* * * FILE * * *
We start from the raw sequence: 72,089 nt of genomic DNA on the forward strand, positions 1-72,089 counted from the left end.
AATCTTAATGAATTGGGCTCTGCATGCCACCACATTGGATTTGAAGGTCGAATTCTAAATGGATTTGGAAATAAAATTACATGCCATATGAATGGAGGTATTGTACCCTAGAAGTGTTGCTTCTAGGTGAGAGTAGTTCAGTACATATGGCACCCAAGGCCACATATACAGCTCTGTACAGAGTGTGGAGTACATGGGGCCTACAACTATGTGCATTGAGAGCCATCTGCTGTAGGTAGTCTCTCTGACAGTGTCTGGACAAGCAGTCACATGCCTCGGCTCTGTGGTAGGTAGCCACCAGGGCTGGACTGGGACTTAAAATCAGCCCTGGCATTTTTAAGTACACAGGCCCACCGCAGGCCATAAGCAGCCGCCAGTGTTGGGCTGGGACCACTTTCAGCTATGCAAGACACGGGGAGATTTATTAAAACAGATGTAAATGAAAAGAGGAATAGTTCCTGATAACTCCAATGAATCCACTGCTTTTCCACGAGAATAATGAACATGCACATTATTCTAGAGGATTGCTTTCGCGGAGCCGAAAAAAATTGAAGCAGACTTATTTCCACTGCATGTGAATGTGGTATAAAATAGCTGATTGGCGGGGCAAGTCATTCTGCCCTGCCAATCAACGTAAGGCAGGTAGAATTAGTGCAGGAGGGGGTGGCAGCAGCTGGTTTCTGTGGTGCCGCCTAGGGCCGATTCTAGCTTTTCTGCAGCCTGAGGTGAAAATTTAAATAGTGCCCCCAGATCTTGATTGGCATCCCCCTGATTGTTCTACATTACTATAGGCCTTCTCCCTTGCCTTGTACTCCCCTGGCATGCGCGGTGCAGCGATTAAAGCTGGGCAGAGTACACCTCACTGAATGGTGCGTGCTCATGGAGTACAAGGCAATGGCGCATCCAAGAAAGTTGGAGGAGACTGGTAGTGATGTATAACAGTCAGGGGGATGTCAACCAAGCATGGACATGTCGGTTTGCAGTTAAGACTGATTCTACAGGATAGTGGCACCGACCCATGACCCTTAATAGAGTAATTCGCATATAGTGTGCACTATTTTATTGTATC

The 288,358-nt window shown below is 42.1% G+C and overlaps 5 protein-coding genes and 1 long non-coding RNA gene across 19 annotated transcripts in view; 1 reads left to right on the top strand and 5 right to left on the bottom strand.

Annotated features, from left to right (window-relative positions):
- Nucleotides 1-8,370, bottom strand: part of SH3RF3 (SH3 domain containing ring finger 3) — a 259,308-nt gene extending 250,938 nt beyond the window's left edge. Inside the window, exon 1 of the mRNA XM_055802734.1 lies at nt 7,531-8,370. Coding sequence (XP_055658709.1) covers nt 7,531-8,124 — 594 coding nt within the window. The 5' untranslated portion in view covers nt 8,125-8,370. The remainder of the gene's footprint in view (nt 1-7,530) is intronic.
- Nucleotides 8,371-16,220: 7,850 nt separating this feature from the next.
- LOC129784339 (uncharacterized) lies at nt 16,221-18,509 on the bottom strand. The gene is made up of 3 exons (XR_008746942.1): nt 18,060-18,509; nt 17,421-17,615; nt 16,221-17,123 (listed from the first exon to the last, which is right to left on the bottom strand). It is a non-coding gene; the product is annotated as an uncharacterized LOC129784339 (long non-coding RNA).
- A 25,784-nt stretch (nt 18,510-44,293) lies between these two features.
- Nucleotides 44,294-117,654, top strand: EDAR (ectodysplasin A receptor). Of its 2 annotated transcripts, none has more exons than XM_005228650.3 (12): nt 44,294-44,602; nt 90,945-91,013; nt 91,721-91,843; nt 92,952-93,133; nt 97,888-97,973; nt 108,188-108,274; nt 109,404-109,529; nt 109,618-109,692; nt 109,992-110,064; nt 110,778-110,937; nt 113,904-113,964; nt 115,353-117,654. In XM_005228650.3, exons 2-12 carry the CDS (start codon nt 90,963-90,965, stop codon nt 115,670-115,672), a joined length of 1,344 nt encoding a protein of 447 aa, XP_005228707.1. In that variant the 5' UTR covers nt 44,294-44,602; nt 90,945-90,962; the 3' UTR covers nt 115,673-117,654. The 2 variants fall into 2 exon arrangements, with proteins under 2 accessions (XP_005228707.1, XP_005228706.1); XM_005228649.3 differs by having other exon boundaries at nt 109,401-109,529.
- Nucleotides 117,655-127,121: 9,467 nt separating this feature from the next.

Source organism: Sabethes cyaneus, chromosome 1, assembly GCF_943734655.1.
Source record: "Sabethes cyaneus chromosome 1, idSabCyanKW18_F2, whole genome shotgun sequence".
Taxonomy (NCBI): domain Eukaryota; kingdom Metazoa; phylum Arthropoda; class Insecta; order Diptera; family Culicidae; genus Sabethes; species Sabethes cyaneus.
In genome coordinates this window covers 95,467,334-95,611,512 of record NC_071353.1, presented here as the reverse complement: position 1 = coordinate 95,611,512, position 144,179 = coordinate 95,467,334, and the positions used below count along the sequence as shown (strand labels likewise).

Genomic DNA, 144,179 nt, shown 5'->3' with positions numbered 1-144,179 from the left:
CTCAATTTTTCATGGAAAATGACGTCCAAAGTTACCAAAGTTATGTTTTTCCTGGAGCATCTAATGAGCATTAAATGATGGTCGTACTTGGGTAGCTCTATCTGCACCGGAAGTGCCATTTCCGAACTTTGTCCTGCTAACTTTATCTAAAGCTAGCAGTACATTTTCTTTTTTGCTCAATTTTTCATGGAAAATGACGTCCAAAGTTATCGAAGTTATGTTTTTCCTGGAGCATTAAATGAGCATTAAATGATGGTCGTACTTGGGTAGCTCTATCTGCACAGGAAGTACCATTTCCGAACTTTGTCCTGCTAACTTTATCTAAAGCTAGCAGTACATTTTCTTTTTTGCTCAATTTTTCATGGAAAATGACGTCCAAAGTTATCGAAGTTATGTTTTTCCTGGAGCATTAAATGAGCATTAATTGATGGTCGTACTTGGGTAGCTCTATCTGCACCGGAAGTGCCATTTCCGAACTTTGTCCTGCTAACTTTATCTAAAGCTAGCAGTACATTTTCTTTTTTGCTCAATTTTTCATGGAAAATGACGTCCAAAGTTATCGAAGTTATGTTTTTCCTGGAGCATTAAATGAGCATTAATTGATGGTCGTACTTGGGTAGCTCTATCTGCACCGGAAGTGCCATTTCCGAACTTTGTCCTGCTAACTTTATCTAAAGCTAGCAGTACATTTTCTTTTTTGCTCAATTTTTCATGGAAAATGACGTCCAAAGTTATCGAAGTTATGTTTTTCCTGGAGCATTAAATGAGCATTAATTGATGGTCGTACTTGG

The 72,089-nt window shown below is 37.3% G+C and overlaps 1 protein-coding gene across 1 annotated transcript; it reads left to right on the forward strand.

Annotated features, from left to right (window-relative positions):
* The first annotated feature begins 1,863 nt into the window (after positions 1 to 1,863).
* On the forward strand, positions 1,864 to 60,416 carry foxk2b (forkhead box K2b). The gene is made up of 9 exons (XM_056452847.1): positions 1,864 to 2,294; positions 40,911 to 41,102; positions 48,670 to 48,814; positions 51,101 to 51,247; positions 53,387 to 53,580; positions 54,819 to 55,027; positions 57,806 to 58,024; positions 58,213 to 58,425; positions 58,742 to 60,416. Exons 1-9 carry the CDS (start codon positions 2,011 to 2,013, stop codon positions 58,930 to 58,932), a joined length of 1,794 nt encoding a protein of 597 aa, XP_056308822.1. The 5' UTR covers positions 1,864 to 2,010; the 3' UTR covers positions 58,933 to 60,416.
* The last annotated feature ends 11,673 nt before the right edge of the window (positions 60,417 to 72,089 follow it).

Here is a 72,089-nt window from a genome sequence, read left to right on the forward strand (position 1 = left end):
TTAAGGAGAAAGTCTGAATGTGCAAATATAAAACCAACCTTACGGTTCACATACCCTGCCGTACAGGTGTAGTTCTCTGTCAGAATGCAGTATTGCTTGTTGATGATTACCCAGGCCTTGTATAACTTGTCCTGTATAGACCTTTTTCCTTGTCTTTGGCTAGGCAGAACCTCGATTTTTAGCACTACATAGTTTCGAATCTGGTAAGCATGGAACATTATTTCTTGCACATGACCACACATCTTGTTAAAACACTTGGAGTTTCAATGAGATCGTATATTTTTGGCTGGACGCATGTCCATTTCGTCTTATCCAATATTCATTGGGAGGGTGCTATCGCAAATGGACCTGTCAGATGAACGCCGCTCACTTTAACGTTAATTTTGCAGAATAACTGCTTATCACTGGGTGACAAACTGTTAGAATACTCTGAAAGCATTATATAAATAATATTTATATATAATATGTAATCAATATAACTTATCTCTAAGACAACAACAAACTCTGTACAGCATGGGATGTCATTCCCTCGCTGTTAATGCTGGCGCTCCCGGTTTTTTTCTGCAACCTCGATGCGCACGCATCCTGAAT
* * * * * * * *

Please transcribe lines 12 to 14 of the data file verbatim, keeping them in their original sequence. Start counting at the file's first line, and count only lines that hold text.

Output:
Source record: "Sabethes cyaneus chromosome 1, idSabCyanKW18_F2, whole genome shotgun sequence".
Taxonomy (NCBI): domain Eukaryota; kingdom Metazoa; phylum Arthropoda; class Insecta; order Diptera; family Culicidae; genus Sabethes; species Sabethes cyaneus.
In genome coordinates this window covers 95,467,334-95,611,512 of record NC_071353.1, presented here as the reverse complement: position 1 = coordinate 95,611,512, position 144,179 = coordinate 95,467,334, and the positions used below count along the sequence as shown (strand labels likewise).